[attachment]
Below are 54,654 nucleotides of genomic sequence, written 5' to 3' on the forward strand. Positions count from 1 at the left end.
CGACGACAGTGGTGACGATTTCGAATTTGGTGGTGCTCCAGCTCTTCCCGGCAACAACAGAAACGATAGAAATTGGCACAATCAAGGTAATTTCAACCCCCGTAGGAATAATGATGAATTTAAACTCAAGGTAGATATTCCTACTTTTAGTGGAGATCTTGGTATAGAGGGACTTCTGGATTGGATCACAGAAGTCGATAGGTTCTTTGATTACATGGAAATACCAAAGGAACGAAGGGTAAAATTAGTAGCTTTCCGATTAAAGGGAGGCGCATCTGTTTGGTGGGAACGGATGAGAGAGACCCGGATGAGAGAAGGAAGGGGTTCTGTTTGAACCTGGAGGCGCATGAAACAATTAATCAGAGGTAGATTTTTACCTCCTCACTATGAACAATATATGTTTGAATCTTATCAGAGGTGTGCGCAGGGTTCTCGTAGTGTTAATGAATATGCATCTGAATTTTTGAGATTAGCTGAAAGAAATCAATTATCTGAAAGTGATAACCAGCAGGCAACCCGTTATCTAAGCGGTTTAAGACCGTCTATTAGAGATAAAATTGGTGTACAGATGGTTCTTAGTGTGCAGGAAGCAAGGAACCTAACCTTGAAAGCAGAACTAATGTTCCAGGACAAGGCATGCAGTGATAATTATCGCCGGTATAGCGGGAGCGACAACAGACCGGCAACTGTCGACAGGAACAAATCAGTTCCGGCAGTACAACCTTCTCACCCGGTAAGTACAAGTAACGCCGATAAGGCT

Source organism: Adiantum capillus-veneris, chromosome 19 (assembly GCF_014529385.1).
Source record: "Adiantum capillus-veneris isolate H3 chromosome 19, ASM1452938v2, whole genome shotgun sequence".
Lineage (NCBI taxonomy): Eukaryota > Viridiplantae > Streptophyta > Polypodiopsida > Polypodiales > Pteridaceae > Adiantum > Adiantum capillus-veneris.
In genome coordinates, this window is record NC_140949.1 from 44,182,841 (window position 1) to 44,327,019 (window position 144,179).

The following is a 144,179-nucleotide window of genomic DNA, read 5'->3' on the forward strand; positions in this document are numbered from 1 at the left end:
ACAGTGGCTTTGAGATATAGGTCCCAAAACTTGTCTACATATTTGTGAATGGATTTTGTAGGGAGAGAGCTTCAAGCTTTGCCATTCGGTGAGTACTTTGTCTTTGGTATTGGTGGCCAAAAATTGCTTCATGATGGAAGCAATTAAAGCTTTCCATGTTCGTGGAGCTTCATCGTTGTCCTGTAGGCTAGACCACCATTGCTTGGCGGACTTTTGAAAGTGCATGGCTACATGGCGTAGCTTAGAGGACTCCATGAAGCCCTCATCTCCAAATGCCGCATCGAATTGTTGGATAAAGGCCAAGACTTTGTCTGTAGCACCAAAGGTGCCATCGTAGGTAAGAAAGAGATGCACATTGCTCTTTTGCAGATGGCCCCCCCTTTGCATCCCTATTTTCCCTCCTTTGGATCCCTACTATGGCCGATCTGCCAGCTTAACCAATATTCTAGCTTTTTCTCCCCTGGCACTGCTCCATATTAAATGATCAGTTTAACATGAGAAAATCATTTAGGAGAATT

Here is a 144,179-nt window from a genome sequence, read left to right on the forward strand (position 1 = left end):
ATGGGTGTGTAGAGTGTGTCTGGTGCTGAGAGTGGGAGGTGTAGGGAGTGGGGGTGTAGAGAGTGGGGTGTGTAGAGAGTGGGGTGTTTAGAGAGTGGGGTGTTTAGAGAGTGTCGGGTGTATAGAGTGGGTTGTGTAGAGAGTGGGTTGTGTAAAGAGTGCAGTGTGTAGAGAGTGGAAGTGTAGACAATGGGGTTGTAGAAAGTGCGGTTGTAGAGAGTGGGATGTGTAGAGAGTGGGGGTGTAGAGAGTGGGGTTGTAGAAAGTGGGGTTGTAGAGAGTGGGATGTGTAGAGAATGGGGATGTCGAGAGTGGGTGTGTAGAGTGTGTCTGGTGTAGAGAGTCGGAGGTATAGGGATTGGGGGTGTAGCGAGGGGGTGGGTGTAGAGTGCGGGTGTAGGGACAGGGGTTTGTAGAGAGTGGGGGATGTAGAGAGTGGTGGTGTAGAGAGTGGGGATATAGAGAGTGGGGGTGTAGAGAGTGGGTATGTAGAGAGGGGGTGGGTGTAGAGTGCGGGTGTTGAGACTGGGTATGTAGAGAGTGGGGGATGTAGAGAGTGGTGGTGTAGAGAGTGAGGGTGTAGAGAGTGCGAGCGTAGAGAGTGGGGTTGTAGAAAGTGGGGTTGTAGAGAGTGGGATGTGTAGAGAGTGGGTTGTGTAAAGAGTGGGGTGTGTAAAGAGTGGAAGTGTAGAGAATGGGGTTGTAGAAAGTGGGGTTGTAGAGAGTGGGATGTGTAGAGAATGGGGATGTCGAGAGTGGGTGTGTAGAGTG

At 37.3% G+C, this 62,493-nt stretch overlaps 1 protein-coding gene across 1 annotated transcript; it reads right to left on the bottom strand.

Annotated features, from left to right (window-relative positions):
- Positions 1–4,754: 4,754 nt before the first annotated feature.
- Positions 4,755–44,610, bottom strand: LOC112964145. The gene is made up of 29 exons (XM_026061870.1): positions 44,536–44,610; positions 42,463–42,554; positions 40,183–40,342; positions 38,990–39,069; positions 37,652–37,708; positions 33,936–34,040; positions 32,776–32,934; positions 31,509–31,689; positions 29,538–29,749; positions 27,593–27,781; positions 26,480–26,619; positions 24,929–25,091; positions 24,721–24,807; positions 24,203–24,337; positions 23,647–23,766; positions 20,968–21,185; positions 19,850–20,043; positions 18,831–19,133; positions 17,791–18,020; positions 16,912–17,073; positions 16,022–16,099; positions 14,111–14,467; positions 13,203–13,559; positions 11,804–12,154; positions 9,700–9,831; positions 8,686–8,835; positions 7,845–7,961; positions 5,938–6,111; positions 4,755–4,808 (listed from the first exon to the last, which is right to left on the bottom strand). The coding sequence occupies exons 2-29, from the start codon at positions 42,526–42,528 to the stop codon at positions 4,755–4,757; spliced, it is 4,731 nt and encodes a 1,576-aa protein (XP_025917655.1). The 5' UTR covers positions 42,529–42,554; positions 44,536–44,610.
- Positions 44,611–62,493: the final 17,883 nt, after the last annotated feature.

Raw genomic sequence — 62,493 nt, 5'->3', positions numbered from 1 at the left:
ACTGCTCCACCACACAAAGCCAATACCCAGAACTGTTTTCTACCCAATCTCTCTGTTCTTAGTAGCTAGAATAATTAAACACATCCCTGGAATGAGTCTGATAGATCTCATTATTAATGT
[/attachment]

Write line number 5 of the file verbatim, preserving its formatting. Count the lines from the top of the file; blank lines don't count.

Lineage (NCBI taxonomy): Eukaryota > Viridiplantae > Streptophyta > Polypodiopsida > Polypodiales > Pteridaceae > Adiantum > Adiantum capillus-veneris.